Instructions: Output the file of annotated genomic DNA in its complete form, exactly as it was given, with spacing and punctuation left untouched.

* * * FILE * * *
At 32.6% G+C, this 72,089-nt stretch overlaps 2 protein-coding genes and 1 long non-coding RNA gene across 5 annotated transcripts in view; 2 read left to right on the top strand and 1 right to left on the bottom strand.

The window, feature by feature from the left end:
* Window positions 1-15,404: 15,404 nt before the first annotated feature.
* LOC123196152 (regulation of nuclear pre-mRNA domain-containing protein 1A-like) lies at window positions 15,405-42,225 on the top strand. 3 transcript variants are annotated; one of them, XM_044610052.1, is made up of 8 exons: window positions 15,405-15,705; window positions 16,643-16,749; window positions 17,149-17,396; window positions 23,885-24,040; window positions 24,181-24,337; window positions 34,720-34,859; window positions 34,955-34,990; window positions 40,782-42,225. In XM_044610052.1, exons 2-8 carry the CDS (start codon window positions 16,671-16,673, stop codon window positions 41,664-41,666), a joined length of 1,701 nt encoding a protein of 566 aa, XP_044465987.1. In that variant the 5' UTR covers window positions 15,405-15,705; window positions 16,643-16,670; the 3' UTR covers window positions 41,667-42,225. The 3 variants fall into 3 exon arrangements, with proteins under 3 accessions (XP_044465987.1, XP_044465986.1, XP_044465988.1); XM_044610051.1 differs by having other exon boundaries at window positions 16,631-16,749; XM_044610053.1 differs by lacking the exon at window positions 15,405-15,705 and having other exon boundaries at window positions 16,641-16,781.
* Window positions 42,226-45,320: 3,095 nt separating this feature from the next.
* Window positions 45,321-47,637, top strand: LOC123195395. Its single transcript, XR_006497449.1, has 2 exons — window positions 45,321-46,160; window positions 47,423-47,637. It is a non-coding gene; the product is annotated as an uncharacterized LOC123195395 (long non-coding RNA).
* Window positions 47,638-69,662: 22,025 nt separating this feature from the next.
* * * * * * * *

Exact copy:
At 32.6% G+C, this 72,089-nt stretch overlaps 2 protein-coding genes and 1 long non-coding RNA gene across 5 annotated transcripts in view; 2 read left to right on the top strand and 1 right to left on the bottom strand.

The window, feature by feature from the left end:
* Window positions 1-15,404: 15,404 nt before the first annotated feature.
* LOC123196152 (regulation of nuclear pre-mRNA domain-containing protein 1A-like) lies at window positions 15,405-42,225 on the top strand. 3 transcript variants are annotated; one of them, XM_044610052.1, is made up of 8 exons: window positions 15,405-15,705; window positions 16,643-16,749; window positions 17,149-17,396; window positions 23,885-24,040; window positions 24,181-24,337; window positions 34,720-34,859; window positions 34,955-34,990; window positions 40,782-42,225. In XM_044610052.1, exons 2-8 carry the CDS (start codon window positions 16,671-16,673, stop codon window positions 41,664-41,666), a joined length of 1,701 nt encoding a protein of 566 aa, XP_044465987.1. In that variant the 5' UTR covers window positions 15,405-15,705; window positions 16,643-16,670; the 3' UTR covers window positions 41,667-42,225. The 3 variants fall into 3 exon arrangements, with proteins under 3 accessions (XP_044465987.1, XP_044465986.1, XP_044465988.1); XM_044610051.1 differs by having other exon boundaries at window positions 16,631-16,749; XM_044610053.1 differs by lacking the exon at window positions 15,405-15,705 and having other exon boundaries at window positions 16,641-16,781.
* Window positions 42,226-45,320: 3,095 nt separating this feature from the next.
* Window positions 45,321-47,637, top strand: LOC123195395. Its single transcript, XR_006497449.1, has 2 exons — window positions 45,321-46,160; window positions 47,423-47,637. It is a non-coding gene; the product is annotated as an uncharacterized LOC123195395 (long non-coding RNA).
* Window positions 47,638-69,662: 22,025 nt separating this feature from the next.